Removing Hair Safely
From creams to high-tech lasers, FDA regulates a host of hair removal options, each with its own risks and benefits.
Shaving hair only when it's wet, and shaving in the direction in which the hairs lie, can help lessen skin irritation and cuts.
On this page:
- Laser Hair Removal
- Epilators: Needle, Electrolysis, and Tweezers
- Waxing, Sugaring, and Threading
FDA's Center for Devices and Radiological Health regulates electrolysis equipment and lasers. Chemical depilatories, waxes, and shaving creams and gels fall under the jurisdiction of FDA's Office of Cosmetics and Colors in the Center for Food Safety and Applied Nutrition. The practice of professional hair removal is generally regulated by state and local authorities. Here are some tips related to common methods of hair removal.
In this method, a laser destroys hair follicles with heat.
Sometimes it is recommended that a topical anesthetic product be used before a laser hair removal procedure, to minimize pain. In these cases, FDA recommends that consumers discuss with a medical professional the circumstances under which the cream should be used, and whether the use is appropriate.
Those who decide to use a skin-numbing product should follow the directions of a health care provider and consider using a product that contains the lowest amount of anesthetic drugs possible. FDA's Center for Drug Evaluation and Research has received reports of serious and life-threatening side effects after use of large amounts of skin-numbing products for laser hair removal.
Side effects of laser hair removal can include blistering, discoloration after treatment, swelling, redness, and scarring. Sunlight should be avoided during healing after the procedure.
Needle epilators introduce a fine wire close to the hair shaft, under the skin, and into the hair follicle. An electric current travels down the wire and destroys the hair root at the bottom of the follicle, and the loosened hair is removed with tweezers.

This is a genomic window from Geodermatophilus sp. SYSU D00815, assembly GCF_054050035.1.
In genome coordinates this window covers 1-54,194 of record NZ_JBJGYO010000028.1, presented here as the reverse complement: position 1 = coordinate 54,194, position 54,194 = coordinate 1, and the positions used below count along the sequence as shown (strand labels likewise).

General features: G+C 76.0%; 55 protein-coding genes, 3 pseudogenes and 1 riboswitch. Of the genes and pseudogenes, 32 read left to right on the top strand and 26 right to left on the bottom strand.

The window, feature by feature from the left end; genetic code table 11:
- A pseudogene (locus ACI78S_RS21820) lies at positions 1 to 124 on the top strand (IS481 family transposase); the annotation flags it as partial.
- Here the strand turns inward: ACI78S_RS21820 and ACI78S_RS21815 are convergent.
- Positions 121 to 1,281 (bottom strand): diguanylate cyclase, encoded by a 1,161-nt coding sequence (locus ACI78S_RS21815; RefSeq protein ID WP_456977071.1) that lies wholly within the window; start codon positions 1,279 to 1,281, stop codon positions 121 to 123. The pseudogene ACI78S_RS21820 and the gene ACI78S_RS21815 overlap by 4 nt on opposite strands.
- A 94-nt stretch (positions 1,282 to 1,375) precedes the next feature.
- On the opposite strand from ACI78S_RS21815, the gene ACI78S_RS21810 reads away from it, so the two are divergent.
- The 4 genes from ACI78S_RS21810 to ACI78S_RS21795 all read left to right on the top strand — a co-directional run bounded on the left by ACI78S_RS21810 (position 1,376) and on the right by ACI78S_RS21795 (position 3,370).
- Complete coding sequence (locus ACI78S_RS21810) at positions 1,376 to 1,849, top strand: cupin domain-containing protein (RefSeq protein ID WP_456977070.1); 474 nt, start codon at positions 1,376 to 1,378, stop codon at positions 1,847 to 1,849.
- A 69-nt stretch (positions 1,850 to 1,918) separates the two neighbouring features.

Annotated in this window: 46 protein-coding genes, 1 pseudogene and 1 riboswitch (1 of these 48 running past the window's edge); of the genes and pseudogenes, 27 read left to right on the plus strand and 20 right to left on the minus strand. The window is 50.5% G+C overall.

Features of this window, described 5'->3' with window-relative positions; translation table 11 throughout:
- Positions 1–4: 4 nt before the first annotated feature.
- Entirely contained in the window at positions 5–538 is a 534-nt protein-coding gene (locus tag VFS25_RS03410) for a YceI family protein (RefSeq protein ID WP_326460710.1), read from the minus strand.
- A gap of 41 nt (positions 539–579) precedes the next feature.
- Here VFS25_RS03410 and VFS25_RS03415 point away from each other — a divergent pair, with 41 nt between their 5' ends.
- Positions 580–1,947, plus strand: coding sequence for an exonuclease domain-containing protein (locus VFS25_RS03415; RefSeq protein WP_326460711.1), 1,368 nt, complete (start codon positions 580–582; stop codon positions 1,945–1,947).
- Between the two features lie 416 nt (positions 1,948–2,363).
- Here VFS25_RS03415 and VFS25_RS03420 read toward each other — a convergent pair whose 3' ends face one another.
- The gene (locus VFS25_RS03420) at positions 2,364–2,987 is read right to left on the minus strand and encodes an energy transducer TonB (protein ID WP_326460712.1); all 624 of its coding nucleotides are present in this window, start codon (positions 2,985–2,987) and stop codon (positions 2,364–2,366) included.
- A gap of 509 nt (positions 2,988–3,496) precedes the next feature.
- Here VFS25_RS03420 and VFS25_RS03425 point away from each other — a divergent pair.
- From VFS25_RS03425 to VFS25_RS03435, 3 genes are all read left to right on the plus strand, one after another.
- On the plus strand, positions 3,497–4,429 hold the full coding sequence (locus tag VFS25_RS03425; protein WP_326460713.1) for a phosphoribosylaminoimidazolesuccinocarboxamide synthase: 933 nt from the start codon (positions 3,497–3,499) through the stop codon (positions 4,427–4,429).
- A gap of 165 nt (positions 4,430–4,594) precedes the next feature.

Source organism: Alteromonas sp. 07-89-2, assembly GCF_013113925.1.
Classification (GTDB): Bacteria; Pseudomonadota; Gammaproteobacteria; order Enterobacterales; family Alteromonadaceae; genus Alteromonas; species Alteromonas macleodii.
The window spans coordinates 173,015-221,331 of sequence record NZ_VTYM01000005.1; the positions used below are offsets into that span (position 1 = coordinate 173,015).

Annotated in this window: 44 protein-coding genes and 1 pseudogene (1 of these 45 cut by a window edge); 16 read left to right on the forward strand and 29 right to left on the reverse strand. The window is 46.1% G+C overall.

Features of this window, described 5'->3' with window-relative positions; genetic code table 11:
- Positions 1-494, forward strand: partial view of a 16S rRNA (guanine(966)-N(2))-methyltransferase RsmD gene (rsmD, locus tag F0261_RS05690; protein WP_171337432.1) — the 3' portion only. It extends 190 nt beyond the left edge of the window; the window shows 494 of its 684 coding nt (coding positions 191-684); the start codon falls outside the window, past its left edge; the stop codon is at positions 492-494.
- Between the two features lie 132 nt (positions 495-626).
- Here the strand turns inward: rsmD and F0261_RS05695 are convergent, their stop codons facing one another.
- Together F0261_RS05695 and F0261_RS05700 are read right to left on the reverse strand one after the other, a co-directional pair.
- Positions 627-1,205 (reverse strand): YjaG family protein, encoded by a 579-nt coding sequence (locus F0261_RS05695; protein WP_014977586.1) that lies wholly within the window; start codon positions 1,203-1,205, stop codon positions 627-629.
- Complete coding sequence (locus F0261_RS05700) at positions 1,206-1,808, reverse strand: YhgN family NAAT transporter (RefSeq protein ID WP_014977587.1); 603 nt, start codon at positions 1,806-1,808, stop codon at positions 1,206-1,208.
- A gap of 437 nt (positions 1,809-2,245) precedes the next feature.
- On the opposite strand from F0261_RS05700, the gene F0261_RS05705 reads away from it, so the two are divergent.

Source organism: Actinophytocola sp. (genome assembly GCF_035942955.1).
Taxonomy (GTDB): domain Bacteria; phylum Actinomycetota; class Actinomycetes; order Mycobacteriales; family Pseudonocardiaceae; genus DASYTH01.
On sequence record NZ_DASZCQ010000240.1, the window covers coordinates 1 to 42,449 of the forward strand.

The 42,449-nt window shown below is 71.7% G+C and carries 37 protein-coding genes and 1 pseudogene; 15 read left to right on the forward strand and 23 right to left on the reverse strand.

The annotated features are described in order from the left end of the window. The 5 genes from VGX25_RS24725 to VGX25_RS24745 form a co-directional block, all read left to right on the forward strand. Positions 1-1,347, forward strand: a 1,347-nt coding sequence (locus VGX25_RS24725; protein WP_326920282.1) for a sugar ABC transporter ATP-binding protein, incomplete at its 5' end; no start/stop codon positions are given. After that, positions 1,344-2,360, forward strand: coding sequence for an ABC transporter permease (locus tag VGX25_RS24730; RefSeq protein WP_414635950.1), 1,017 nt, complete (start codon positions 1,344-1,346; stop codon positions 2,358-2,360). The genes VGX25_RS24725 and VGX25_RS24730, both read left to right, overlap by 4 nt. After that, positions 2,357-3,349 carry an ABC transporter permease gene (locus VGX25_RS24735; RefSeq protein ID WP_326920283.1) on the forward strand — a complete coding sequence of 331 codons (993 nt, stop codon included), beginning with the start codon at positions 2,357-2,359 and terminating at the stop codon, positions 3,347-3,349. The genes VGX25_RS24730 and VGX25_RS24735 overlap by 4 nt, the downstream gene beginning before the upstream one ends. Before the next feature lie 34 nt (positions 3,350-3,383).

Medical electrolysis devices destroy hair growth with a shortwave radio frequency after a thin probe is placed in the hair follicle. Risks from these methods include infection from an unsterile needle and scarring from improper technique. Electrolysis is considered a permanent hair removal method, since it destroys the hair follicle. It requires a series of appointments over a period of time.
Tweezer epilators also use electric current to remove hair. The tweezers grasp the hair close to the skin, and energy is applied at the tip of the tweezer. There is no body of significant information establishing the effectiveness of the tweezer epilator to permanently remove hair.
Available in gel, cream, lotion, aerosol, and roll-on forms, depilatories are highly alkaline (or, in some cases, acidic) formulations that affect the protein structure of the hair, causing it to dissolve into a jellylike mass that the user can easily wipe from the skin. Consumers should carefully follow instructions and heed all warnings on the product label.
For example, manufacturers typically recommend conducting a preliminary skin test for allergic reaction and irritation. Depilatories should not be used for eyebrows or around eyes or on inflamed or broken skin.
FDA's Office of Cosmetics and Colors has received reports of burns, blisters, stinging, itchy rashes, and skin peeling associated with depilatories and other types of cosmetic hair removers.
Unlike chemical depilatories that remove hair at the skin's surface, these methods pluck hairs out of the follicle, below the surface.
With waxing, a layer of melted wax is applied to the skin and allowed to harden. (Cold waxes, which are soft at room temperature, allow the user to skip the steps of melting and hardening.) It is then pulled off quickly in the opposite direction of the hair growth, taking the uprooted hair with it. Labeling of waxes may caution that these products should not be used by people with diabetes and circulatory problems. Waxes should not be used over varicose veins, moles, or warts. Waxes also shouldn't be used on eyelashes, the nose, ears, or on nipples, genital areas, or on irritated, chapped, or sunburned skin. As with chemical depilatories, it can be a good idea to do a preliminary test on a small area for allergic reaction or irritation.
Sugaring is similar to waxing. A heated sugar mixture is spread on the skin, sometimes covered with a strip of fabric, and then lifted off to remove hair. Threading is an ancient technique in which a loop of thread is rotated across the skin to pluck the hair. All of these techniques may cause skin irritation and infection.
Shaving hair only when it's wet, and shaving in the direction in which the hairs lie, can help lessen skin irritation and cuts. It's important to use a clean razor with a sharp blade. Contrary to popular belief, shaving does not change the texture, color, or growth rate of hair. Razors and electric shavers are under the jurisdiction of the Consumer Product Safety Commission.
This article appears on FDA's Consumer Update page, which features the latest on all FDA-regulated products.
Updated June 30, 2010